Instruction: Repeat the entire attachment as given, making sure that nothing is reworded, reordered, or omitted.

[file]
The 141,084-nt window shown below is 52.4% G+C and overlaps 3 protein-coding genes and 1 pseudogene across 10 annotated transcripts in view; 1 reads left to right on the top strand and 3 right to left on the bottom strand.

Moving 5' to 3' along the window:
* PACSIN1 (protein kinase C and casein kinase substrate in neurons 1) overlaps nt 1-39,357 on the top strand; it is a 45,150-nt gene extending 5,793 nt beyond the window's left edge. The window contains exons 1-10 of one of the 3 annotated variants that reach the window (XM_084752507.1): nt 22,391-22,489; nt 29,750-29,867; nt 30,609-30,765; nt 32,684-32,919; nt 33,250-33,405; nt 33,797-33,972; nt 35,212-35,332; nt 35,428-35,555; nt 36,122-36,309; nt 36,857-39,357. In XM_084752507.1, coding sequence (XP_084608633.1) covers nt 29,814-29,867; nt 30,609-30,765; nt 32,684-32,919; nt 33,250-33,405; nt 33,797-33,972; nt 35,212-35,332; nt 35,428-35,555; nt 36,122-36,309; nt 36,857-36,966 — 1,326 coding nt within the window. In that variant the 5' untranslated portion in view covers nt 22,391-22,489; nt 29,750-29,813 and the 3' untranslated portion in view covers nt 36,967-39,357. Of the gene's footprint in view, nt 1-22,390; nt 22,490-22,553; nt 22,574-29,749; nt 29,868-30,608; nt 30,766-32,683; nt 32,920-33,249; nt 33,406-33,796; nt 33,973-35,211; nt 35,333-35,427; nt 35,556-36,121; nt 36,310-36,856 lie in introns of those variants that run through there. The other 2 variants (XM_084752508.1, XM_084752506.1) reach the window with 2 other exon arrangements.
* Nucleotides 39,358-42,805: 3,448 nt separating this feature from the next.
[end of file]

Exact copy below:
The 141,084-nt window shown below is 52.4% G+C and overlaps 3 protein-coding genes and 1 pseudogene across 10 annotated transcripts in view; 1 reads left to right on the top strand and 3 right to left on the bottom strand.

Moving 5' to 3' along the window:
* PACSIN1 (protein kinase C and casein kinase substrate in neurons 1) overlaps nt 1-39,357 on the top strand; it is a 45,150-nt gene extending 5,793 nt beyond the window's left edge. The window contains exons 1-10 of one of the 3 annotated variants that reach the window (XM_084752507.1): nt 22,391-22,489; nt 29,750-29,867; nt 30,609-30,765; nt 32,684-32,919; nt 33,250-33,405; nt 33,797-33,972; nt 35,212-35,332; nt 35,428-35,555; nt 36,122-36,309; nt 36,857-39,357. In XM_084752507.1, coding sequence (XP_084608633.1) covers nt 29,814-29,867; nt 30,609-30,765; nt 32,684-32,919; nt 33,250-33,405; nt 33,797-33,972; nt 35,212-35,332; nt 35,428-35,555; nt 36,122-36,309; nt 36,857-36,966 — 1,326 coding nt within the window. In that variant the 5' untranslated portion in view covers nt 22,391-22,489; nt 29,750-29,813 and the 3' untranslated portion in view covers nt 36,967-39,357. Of the gene's footprint in view, nt 1-22,390; nt 22,490-22,553; nt 22,574-29,749; nt 29,868-30,608; nt 30,766-32,683; nt 32,920-33,249; nt 33,406-33,796; nt 33,973-35,211; nt 35,333-35,427; nt 35,556-36,121; nt 36,310-36,856 lie in introns of those variants that run through there. The other 2 variants (XM_084752508.1, XM_084752506.1) reach the window with 2 other exon arrangements.
* Nucleotides 39,358-42,805: 3,448 nt separating this feature from the next.